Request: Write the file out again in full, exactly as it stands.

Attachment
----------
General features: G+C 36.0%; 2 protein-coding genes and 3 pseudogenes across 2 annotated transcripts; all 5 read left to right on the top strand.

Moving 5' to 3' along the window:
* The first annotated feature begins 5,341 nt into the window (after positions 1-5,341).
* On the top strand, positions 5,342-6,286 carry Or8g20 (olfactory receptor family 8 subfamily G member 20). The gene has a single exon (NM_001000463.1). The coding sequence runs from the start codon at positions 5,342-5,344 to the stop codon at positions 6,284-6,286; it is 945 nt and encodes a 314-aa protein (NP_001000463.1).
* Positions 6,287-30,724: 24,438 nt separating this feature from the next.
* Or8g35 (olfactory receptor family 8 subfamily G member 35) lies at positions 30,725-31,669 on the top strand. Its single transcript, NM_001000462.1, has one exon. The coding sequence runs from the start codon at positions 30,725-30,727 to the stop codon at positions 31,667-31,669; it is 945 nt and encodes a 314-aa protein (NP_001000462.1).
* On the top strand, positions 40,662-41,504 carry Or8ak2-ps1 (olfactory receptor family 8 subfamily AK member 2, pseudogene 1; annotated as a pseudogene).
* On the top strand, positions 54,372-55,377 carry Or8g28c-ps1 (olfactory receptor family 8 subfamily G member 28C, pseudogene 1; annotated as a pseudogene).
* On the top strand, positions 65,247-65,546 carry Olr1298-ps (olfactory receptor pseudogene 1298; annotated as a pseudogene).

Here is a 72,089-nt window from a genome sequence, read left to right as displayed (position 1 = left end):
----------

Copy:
General features: G+C 36.0%; 2 protein-coding genes and 3 pseudogenes across 2 annotated transcripts; all 5 read left to right on the top strand.

Moving 5' to 3' along the window:
* The first annotated feature begins 5,341 nt into the window (after positions 1-5,341).
* On the top strand, positions 5,342-6,286 carry Or8g20 (olfactory receptor family 8 subfamily G member 20). The gene has a single exon (NM_001000463.1). The coding sequence runs from the start codon at positions 5,342-5,344 to the stop codon at positions 6,284-6,286; it is 945 nt and encodes a 314-aa protein (NP_001000463.1).
* Positions 6,287-30,724: 24,438 nt separating this feature from the next.
* Or8g35 (olfactory receptor family 8 subfamily G member 35) lies at positions 30,725-31,669 on the top strand. Its single transcript, NM_001000462.1, has one exon. The coding sequence runs from the start codon at positions 30,725-30,727 to the stop codon at positions 31,667-31,669; it is 945 nt and encodes a 314-aa protein (NP_001000462.1).
* On the top strand, positions 40,662-41,504 carry Or8ak2-ps1 (olfactory receptor family 8 subfamily AK member 2, pseudogene 1; annotated as a pseudogene).
* On the top strand, positions 54,372-55,377 carry Or8g28c-ps1 (olfactory receptor family 8 subfamily G member 28C, pseudogene 1; annotated as a pseudogene).
* On the top strand, positions 65,247-65,546 carry Olr1298-ps (olfactory receptor pseudogene 1298; annotated as a pseudogene).

Here is a 72,089-nt window from a genome sequence, read left to right as displayed (position 1 = left end):